• Teachers are leaving the profession in droves, and those that stay are morally dejected. Race to the Top has fostered an atmosphere in education where the objective is to raise test scores at all costs. I have not heard a single teacher say he or she entered the profession to “raise test scores.” All teachers, including myself, entered teaching out of love for content area, love for teaching and helping kids. When that content area is reduced to test content, out the window goes the content we love to teach, and when a teacher is forced to only see a student as a test score and their potential to improve their evaluation, then how could someone possibly want to teach in those conditions.Race the Top combined with our anti-teaching North Carolina government has simply accelerated the exodus of teachers from the classroom.
  • Far fewer teachers are entering the profession. I recently attended a job fair at a university in our state. There was a time when one would expect to talk to many prospective secondary science, math, social studies, foreign language, English, career and technical education teachers. This year, I could count the number of secondary teachers I spoke to on one hand. While our North Carolina legislature and governor can certainly take some blame with their anti-public education legislation, this massive lost of interest in teaching began before their law-making activities. What the US Department of Education doesn't get is that when the focus of teaching becomes raising a test score, all else becomes irrelevant. The truth is, few people want to enter a profession that is driven by test scores. I can’t say that I blame them.
  • More and more parents are getting tired of all the tests we subject their children too, and they are starting to fight back. More and more around the country parents are pushing to allow them to have their children "opt out" of testing. This growing opposition to testing is getting stronger. There was a time when educators used test scores in sane ways, not insane, such as determining student promotion or to decide whether a teacher is doing his or her job. No Child Left Behind began this intense focus on testing and Race to the Top has only only magnified that focus. It is not surprising that there is a growing crescendo of discord from parents about all the testing. Yet Arne Duncan and our state department of education turns a deaf ear.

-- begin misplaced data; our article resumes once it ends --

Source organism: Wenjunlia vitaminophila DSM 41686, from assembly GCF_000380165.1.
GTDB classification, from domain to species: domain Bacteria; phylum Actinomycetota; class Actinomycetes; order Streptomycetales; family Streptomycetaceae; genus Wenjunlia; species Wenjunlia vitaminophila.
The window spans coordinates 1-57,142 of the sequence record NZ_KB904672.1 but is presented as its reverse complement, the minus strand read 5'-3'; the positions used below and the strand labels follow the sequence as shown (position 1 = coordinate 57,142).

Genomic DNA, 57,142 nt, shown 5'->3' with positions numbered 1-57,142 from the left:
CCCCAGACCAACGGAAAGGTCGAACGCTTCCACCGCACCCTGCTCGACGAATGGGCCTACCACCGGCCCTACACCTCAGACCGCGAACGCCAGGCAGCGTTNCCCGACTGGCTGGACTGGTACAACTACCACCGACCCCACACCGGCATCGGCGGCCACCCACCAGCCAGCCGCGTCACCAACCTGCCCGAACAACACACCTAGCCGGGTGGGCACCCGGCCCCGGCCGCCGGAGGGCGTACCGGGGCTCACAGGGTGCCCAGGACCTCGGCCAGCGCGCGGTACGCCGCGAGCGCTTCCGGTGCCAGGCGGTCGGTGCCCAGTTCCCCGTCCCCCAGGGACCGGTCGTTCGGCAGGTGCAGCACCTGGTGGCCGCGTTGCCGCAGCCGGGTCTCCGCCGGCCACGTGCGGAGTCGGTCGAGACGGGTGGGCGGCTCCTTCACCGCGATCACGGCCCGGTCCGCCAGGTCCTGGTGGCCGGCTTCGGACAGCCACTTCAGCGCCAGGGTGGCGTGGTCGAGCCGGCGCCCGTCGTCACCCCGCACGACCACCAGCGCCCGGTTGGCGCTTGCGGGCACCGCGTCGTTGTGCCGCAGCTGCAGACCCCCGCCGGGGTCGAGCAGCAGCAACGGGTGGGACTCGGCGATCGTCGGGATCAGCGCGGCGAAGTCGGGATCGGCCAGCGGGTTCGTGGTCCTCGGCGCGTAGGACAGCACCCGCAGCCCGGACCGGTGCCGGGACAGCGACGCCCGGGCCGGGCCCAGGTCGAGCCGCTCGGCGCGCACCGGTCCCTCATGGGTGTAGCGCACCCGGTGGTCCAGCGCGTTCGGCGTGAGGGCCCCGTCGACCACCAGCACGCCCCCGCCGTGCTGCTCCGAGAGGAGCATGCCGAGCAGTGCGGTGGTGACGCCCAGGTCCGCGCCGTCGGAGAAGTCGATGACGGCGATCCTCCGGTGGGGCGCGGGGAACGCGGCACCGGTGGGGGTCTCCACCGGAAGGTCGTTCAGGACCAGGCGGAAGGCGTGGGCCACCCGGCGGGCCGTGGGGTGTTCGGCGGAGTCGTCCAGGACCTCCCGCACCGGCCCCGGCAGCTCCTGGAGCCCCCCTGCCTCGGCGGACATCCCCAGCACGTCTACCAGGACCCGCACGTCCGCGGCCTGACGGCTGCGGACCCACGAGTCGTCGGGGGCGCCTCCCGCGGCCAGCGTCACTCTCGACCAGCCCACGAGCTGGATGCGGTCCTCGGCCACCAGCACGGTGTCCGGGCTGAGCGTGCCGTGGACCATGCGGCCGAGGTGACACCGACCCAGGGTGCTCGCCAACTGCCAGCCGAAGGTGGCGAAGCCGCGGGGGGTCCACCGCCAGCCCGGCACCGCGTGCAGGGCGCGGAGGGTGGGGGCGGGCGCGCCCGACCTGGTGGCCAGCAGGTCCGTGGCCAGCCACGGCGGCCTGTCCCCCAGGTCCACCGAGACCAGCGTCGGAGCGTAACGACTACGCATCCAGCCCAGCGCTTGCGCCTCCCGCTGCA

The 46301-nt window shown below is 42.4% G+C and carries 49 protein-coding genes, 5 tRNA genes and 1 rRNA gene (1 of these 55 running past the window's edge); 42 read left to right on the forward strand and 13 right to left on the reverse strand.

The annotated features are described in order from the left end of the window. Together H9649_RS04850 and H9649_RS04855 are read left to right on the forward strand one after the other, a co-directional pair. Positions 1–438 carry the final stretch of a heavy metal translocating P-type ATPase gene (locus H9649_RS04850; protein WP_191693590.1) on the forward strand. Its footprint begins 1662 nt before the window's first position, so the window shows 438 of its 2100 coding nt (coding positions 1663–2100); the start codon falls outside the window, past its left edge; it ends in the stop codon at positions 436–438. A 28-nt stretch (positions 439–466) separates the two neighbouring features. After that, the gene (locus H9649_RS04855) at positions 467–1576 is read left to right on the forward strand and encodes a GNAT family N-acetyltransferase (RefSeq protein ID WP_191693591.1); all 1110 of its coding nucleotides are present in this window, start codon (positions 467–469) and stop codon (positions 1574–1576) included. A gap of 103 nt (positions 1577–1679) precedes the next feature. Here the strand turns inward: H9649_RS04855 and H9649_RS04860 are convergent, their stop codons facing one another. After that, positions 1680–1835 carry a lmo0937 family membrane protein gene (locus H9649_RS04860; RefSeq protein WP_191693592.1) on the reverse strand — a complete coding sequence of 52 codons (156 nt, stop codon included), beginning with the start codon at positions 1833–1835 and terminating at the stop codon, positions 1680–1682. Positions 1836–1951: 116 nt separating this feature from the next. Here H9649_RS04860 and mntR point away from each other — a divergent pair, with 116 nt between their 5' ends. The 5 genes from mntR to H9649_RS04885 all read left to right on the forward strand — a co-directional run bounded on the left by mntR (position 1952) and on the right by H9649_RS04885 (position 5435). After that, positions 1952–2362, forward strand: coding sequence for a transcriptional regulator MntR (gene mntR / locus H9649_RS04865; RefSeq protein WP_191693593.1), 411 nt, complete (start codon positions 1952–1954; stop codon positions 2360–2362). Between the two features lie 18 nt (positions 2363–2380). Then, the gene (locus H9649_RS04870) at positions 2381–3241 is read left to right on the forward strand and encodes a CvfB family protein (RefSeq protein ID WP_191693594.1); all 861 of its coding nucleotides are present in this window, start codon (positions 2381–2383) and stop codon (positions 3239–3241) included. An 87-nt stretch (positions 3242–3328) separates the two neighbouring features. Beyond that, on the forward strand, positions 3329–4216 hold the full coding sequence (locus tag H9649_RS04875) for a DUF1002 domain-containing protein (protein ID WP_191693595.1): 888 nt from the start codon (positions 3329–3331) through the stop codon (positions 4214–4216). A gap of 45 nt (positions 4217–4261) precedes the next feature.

• Because so much money is being spent on testing, many other areas of the budget have declined over the years. Sure, state leaders will point out that testing costs so little in comparison to other educational needs, but I have never heard an educational leader say, "We're cutting the fourth grade end of grade tests this year due to lack of funding." The testing budget is simply accommodated no matter what. Schools no longer receive professional development budgets. Textbook funding is not even enough to purchase a class set of books anymore, even if we wanted to. Computer systems and software are aging and there is little funding to improve these. In North Carolina, policymakers never starve their testing budgets, but they don't mind cutting funds from teacher assistants and classroom supplies. Race to the Top has focused budgets even more intensely in testing at the expense of other budgetary items.
Race to the Top and Arne Duncan have done more to make teaching and being an educator one of least attractive professions. Its test-centric policies are driving teachers out of the profession and forcing prospective teachers to choose other careers. Duncan's Race to the Top, fueled by false crisis education rhetoric has had such a negative impact on education it will take years for the system to recover after Duncan and Obama leave office.